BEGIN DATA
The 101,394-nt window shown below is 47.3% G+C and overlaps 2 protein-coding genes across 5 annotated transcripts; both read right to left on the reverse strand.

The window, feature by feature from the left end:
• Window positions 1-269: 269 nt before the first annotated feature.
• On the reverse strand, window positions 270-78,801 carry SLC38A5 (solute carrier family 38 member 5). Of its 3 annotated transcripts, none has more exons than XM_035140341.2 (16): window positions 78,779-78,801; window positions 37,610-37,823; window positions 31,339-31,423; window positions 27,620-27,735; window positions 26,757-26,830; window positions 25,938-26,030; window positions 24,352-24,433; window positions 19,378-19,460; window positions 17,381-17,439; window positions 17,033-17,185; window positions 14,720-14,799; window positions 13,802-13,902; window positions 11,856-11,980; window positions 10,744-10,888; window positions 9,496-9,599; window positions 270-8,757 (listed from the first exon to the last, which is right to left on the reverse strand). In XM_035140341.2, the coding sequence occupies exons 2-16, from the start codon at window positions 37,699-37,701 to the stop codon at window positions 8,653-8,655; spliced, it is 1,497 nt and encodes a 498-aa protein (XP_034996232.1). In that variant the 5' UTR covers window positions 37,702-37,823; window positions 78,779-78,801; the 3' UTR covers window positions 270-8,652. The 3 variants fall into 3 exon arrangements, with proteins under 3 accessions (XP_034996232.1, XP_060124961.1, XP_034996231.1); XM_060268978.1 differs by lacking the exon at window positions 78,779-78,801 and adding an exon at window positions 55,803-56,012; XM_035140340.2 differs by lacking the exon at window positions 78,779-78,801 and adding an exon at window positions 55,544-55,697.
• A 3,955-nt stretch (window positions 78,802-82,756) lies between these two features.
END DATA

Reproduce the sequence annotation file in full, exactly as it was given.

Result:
The 101,394-nt window shown below is 47.3% G+C and overlaps 2 protein-coding genes across 5 annotated transcripts; both read right to left on the reverse strand.

The window, feature by feature from the left end:
• Window positions 1-269: 269 nt before the first annotated feature.
• On the reverse strand, window positions 270-78,801 carry SLC38A5 (solute carrier family 38 member 5). Of its 3 annotated transcripts, none has more exons than XM_035140341.2 (16): window positions 78,779-78,801; window positions 37,610-37,823; window positions 31,339-31,423; window positions 27,620-27,735; window positions 26,757-26,830; window positions 25,938-26,030; window positions 24,352-24,433; window positions 19,378-19,460; window positions 17,381-17,439; window positions 17,033-17,185; window positions 14,720-14,799; window positions 13,802-13,902; window positions 11,856-11,980; window positions 10,744-10,888; window positions 9,496-9,599; window positions 270-8,757 (listed from the first exon to the last, which is right to left on the reverse strand). In XM_035140341.2, the coding sequence occupies exons 2-16, from the start codon at window positions 37,699-37,701 to the stop codon at window positions 8,653-8,655; spliced, it is 1,497 nt and encodes a 498-aa protein (XP_034996232.1). In that variant the 5' UTR covers window positions 37,702-37,823; window positions 78,779-78,801; the 3' UTR covers window positions 270-8,652. The 3 variants fall into 3 exon arrangements, with proteins under 3 accessions (XP_034996232.1, XP_060124961.1, XP_034996231.1); XM_060268978.1 differs by lacking the exon at window positions 78,779-78,801 and adding an exon at window positions 55,803-56,012; XM_035140340.2 differs by lacking the exon at window positions 78,779-78,801 and adding an exon at window positions 55,544-55,697.
• A 3,955-nt stretch (window positions 78,802-82,756) lies between these two features.